We've all done this, probably many times. Mother's Day, Mom's birthday, or Christmas comes up, and our first instinct is to get mommy some fancy bath stuff, or a foot massager, a nice robe, maybe some slippers, a new makeup kit, something sparkly - in other words, something a woman would want. A generic lady present.
We often do the same thing with our dads: we decide that the best gift is a tie, or a new tool kit, maybe a shaving kit if he's into that sorta thing (but that's pushing it a little). Something a man could use.
It's what we turn to when we don't know the person enough to know what they really want: reduce them to their gender, and go from there. I've had aunts just go into a store, say "I need a present for a teenage girl," and get whatever the saleslady picks out. Right, because it would be so hard to call my parents and actually ask what my interests are. As I've become more and more feminist, I'd get really pissed off if someone just gave me something any 'ol young woman would want - you know, because clearly we're all the same. I've thought of this recently, about all the gift bundles from bath and body stores I've given my mom, and about the tools I've given my dad. I didn't really know any better, I guess. Nowadays, I try to stick to books as gifts - ever since working at Borders, I've realized how easy it is to find a book tailored to someone's interests, and no matter what I've been into growing up, a Barnes and Noble gift card was always a sure bet.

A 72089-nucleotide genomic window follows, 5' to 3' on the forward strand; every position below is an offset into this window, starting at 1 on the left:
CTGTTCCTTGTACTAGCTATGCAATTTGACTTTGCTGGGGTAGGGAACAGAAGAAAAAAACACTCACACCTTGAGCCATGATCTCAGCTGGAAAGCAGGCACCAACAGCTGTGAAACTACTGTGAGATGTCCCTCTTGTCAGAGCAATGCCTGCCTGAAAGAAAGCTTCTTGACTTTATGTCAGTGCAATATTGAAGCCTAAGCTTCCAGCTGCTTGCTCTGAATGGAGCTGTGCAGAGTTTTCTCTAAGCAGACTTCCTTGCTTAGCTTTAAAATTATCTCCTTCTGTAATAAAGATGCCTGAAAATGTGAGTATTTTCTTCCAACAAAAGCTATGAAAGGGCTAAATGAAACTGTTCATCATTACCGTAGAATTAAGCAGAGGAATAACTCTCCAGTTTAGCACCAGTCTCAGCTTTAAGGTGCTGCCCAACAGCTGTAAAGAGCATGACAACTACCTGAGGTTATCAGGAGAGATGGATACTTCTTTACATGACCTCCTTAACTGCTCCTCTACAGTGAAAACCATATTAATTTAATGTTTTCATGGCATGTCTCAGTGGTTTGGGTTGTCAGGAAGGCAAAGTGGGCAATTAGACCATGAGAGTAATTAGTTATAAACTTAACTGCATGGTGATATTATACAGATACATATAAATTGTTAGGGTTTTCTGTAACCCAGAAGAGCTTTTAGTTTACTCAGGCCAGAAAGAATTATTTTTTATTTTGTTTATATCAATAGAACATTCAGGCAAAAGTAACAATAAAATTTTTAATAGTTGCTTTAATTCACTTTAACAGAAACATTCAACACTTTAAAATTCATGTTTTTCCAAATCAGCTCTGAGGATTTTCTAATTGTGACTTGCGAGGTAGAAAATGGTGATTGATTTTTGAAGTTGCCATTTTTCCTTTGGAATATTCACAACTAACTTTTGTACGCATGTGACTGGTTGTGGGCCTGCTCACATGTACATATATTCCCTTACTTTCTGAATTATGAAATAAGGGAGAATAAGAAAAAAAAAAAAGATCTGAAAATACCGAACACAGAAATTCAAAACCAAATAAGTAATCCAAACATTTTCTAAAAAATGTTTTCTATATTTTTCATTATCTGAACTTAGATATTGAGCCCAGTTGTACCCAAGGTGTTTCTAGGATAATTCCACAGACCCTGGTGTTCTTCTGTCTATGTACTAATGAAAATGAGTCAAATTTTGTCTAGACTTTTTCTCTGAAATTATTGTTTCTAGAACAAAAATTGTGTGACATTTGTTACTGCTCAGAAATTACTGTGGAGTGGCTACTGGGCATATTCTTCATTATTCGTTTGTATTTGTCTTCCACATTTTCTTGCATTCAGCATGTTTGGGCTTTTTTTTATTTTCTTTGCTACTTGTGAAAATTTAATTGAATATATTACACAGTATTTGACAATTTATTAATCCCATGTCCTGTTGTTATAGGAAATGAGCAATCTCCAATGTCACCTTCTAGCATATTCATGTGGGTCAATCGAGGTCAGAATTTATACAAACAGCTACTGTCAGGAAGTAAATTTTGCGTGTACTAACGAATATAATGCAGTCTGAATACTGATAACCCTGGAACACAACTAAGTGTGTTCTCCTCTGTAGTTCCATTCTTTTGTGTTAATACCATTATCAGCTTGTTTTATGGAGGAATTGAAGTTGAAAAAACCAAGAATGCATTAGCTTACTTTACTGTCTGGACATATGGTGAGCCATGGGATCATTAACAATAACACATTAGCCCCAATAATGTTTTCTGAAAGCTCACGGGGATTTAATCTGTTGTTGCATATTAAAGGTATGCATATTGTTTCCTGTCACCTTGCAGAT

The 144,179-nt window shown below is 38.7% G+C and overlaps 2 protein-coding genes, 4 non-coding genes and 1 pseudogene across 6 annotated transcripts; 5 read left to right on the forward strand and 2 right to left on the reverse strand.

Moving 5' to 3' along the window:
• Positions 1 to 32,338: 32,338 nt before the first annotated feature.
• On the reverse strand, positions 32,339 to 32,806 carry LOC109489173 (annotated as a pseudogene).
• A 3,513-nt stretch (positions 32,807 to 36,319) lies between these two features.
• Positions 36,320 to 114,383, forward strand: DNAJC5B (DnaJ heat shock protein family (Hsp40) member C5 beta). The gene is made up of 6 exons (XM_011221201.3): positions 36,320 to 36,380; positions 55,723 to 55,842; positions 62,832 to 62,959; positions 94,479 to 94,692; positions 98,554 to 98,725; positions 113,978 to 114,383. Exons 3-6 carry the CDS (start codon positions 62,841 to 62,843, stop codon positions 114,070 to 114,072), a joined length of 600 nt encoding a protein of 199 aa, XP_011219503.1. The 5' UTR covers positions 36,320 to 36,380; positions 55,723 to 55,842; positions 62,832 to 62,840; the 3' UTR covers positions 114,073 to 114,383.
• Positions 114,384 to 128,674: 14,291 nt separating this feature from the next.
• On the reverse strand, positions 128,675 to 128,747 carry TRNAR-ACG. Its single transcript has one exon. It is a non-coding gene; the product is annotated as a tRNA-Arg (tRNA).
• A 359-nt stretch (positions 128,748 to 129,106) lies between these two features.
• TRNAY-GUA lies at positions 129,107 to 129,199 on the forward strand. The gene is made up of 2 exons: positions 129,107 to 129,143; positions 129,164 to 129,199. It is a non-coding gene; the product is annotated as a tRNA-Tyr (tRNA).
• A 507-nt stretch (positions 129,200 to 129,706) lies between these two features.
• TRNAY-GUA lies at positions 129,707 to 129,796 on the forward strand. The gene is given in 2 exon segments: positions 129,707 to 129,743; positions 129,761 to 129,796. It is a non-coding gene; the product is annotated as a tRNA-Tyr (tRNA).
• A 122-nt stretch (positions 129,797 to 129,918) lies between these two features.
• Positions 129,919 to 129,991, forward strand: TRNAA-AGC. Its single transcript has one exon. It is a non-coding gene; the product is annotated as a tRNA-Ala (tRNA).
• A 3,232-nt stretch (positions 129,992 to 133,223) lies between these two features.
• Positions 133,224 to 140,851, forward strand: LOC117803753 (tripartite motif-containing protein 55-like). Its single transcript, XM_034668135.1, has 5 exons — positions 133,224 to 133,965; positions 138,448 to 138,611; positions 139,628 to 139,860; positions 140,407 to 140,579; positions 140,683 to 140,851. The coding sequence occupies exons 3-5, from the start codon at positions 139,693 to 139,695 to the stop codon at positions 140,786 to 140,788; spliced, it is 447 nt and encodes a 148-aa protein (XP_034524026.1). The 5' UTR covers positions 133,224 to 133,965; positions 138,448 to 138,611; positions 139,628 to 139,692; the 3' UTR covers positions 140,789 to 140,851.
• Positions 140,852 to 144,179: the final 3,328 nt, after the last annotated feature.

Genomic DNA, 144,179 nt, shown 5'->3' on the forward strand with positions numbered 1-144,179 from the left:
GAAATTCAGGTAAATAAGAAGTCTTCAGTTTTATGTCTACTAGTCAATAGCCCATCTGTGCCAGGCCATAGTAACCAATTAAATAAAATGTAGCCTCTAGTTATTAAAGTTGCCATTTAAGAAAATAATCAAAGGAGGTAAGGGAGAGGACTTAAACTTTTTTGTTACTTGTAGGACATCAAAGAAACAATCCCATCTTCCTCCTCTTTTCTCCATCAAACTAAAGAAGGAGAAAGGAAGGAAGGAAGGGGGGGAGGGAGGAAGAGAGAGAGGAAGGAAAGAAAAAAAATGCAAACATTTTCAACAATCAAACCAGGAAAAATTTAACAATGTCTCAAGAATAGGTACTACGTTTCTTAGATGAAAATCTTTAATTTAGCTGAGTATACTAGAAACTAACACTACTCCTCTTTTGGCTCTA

Now, my rule is simple: try to look beyond the gender, and if you can't think of anything beyond a generic gender-related gift, just give them a gift card.